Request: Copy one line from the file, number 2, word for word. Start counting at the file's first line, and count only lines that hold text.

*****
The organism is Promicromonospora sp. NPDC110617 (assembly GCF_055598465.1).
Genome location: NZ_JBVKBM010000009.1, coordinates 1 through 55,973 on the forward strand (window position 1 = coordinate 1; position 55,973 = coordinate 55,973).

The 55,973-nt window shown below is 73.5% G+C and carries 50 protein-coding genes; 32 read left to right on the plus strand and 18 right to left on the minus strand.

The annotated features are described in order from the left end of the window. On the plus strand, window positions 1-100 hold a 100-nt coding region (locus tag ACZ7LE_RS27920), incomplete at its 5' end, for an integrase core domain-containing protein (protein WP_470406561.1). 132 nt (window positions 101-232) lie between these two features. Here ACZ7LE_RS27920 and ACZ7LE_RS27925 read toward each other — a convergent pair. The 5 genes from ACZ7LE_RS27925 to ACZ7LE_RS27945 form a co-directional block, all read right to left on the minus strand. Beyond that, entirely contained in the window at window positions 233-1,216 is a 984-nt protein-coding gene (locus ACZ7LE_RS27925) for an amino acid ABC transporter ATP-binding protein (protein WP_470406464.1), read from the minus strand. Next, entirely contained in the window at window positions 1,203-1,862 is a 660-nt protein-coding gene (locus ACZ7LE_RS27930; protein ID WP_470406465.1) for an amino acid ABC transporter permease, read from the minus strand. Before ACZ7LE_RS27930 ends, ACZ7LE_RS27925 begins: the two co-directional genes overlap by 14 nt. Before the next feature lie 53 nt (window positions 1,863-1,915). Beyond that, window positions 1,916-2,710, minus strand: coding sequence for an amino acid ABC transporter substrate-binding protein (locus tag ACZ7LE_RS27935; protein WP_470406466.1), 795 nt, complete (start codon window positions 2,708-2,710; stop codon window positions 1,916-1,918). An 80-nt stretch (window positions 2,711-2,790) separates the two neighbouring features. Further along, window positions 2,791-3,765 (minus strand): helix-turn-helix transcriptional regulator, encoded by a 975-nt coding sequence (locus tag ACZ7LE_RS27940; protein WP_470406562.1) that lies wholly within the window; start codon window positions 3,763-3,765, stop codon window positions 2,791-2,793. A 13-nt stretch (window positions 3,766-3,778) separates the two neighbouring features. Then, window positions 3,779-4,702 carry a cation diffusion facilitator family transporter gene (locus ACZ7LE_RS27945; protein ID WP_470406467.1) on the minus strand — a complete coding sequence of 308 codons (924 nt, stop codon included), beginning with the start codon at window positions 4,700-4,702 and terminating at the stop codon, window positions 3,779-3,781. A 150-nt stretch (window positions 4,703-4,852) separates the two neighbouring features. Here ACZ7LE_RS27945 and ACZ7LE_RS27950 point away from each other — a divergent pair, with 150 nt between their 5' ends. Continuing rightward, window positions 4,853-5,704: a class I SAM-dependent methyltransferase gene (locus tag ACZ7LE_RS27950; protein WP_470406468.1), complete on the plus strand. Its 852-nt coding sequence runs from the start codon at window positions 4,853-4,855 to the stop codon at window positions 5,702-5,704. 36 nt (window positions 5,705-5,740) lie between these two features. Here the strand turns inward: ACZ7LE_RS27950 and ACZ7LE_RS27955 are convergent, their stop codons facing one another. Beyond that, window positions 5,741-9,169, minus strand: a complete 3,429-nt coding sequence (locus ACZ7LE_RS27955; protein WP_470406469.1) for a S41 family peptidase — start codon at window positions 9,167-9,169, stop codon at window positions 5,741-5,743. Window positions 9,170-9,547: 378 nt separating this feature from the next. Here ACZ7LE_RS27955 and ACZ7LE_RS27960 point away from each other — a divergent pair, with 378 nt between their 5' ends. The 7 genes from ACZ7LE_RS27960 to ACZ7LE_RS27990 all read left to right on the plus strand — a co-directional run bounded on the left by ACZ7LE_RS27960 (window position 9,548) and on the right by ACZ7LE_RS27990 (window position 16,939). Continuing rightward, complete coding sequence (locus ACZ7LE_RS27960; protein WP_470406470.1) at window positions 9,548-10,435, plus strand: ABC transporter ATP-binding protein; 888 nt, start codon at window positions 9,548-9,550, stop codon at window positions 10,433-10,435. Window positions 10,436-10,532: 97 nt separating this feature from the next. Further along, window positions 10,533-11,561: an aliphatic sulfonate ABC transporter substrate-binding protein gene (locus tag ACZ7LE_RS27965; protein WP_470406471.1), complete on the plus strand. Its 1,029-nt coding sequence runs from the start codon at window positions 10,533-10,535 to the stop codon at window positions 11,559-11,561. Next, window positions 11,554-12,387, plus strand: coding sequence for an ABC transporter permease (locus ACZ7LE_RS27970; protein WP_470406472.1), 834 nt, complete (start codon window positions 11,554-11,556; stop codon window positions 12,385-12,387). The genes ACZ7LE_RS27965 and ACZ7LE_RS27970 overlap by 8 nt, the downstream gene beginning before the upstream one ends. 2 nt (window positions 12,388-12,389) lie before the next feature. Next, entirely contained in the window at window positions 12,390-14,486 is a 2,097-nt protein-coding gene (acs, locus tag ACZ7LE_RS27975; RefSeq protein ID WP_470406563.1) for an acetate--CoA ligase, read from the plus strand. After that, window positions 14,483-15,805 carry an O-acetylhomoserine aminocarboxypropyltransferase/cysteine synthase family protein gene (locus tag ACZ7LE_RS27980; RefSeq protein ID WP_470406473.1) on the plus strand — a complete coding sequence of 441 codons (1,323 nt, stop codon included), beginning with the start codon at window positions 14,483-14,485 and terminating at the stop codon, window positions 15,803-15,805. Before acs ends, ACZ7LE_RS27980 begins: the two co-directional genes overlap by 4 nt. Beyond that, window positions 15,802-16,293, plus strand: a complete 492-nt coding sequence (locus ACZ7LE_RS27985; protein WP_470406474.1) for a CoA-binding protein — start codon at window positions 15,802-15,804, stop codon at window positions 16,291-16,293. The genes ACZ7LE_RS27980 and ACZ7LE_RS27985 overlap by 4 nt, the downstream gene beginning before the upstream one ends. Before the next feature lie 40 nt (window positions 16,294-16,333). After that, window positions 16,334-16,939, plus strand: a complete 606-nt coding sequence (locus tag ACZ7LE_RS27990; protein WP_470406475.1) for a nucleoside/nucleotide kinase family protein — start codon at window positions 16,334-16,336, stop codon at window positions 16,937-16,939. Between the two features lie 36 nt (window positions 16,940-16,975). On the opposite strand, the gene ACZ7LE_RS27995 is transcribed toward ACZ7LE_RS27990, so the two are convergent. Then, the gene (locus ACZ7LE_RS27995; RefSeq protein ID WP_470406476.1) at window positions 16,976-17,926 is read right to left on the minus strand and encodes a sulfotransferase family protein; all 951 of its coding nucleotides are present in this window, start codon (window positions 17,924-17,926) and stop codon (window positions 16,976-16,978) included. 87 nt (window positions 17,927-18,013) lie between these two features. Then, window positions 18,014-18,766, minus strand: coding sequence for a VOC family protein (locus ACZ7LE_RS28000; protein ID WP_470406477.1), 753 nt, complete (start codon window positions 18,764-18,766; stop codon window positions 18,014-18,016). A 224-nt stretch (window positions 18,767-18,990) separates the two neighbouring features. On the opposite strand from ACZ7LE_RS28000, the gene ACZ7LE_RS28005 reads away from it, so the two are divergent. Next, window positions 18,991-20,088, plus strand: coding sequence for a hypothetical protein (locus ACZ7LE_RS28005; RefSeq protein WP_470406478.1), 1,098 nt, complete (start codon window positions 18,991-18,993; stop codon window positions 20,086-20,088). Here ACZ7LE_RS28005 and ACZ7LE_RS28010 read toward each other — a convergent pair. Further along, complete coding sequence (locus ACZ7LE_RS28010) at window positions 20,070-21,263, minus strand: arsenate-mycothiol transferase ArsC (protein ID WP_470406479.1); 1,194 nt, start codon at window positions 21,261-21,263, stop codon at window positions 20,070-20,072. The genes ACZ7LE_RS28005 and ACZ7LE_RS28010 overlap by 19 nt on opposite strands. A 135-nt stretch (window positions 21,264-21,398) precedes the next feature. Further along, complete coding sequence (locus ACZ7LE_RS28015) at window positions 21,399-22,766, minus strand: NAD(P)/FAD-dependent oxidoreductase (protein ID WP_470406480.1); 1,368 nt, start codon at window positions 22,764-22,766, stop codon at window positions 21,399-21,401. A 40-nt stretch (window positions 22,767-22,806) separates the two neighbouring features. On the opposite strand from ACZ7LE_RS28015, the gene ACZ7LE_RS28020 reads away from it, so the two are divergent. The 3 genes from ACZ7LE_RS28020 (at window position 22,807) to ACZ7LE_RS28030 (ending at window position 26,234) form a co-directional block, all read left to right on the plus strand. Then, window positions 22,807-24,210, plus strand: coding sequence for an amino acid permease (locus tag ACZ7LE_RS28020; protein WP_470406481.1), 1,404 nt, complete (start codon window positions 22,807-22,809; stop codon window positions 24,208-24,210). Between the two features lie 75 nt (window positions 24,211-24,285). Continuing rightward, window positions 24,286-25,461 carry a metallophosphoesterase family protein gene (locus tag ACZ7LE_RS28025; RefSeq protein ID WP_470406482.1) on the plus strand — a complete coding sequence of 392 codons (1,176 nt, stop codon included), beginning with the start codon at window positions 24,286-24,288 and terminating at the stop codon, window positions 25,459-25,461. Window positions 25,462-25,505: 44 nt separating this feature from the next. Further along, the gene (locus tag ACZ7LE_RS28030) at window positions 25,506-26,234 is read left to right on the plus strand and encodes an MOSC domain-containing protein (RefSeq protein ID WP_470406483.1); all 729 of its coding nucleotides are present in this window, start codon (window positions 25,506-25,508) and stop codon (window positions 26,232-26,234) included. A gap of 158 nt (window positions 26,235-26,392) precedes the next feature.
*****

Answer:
Genome location: NZ_JBVKBM010000009.1, coordinates 1 through 55,973 on the forward strand (window position 1 = coordinate 1; position 55,973 = coordinate 55,973).